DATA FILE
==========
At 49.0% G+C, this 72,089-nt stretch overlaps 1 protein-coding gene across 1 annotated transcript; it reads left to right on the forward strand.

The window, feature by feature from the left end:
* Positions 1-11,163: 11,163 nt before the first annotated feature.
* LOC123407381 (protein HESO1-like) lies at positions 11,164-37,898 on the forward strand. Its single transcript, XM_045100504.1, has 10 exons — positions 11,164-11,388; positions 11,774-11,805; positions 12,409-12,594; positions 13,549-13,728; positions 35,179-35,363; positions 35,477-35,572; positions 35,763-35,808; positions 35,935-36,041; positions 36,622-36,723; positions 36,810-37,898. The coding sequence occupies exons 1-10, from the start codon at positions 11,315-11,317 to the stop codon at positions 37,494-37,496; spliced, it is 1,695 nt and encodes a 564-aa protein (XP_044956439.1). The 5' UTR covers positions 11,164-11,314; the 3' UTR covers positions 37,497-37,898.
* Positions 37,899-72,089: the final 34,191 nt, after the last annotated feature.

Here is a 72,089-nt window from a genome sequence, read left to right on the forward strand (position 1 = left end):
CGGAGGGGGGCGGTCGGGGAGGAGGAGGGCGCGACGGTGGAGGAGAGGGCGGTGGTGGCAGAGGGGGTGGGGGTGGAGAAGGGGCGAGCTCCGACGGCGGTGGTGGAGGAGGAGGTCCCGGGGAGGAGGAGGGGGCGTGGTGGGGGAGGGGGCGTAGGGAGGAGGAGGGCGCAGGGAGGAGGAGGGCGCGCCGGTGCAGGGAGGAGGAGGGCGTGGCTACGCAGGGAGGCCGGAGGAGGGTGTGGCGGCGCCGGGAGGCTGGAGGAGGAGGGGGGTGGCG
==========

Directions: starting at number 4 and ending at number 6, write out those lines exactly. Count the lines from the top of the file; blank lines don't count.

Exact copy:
* LOC123407381 (protein HESO1-like) lies at positions 11,164-37,898 on the forward strand. Its single transcript, XM_045100504.1, has 10 exons — positions 11,164-11,388; positions 11,774-11,805; positions 12,409-12,594; positions 13,549-13,728; positions 35,179-35,363; positions 35,477-35,572; positions 35,763-35,808; positions 35,935-36,041; positions 36,622-36,723; positions 36,810-37,898. The coding sequence occupies exons 1-10, from the start codon at positions 11,315-11,317 to the stop codon at positions 37,494-37,496; spliced, it is 1,695 nt and encodes a 564-aa protein (XP_044956439.1). The 5' UTR covers positions 11,164-11,314; the 3' UTR covers positions 37,497-37,898.
* Positions 37,899-72,089: the final 34,191 nt, after the last annotated feature.

Here is a 72,089-nt window from a genome sequence, read left to right on the forward strand (position 1 = left end):